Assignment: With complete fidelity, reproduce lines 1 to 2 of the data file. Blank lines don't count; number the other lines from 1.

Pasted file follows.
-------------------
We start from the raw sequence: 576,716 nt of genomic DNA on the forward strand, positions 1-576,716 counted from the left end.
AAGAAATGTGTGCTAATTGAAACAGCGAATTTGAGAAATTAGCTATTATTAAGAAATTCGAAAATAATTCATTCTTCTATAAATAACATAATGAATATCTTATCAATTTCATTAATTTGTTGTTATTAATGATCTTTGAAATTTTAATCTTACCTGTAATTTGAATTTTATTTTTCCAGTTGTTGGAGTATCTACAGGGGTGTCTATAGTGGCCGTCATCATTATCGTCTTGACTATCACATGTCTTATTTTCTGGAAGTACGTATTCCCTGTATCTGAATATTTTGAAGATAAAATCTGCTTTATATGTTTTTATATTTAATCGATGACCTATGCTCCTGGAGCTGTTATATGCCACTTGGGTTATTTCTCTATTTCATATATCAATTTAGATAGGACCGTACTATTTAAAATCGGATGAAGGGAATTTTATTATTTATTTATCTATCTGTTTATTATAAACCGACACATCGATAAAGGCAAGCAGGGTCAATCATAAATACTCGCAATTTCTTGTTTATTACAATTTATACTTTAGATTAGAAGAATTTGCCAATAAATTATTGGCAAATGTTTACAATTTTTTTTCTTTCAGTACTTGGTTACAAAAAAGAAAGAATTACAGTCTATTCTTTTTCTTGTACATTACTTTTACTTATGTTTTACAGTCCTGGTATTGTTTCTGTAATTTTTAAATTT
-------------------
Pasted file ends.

We start from the raw sequence: 576,716 nt of genomic DNA on the forward strand, positions 1-576,716 counted from the left end.
AAGAAATGTGTGCTAATTGAAACAGCGAATTTGAGAAATTAGCTATTATTAAGAAATTCGAAAATAATTCATTCTTCTATAAATAACATAATGAATATCTTATCAATTTCATTAATTTGTTGTTATTAATGATCTTTGAAATTTTAATCTTACCTGTAATTTGAATTTTATTTTTCCAGTTGTTGGAGTATCTACAGGGGTGTCTATAGTGGCCGTCATCATTATCGTCTTGACTATCACATGTCTTATTTTCTGGAAGTACGTATTCCCTGTATCTGAATATTTTGAAGATAAAATCTGCTTTATATGTTTTTATATTTAATCGATGACCTATGCTCCTGGAGCTGTTATATGCCACTTGGGTTATTTCTCTATTTCATATATCAATTTAGATAGGACCGTACTATTTAAAATCGGATGAAGGGAATTTTATTATTTATTTATCTATCTGTTTATTATAAACCGACACATCGATAAAGGCAAGCAGGGTCAATCATAAATACTCGCAATTTCTTGTTTATTACAATTTATACTTTAGATTAGAAGAATTTGCCAATAAATTATTGGCAAATGTTTACAATTTTTTTTCTTTCAGTACTTGGTTACAAAAAAGAAAGAATTACAGTCTATTCTTTTTCTTGTACATTACTTTTACTTATGTTTTACAGTCCTGGTATTGTTTCTGTAATTTTTAAATTT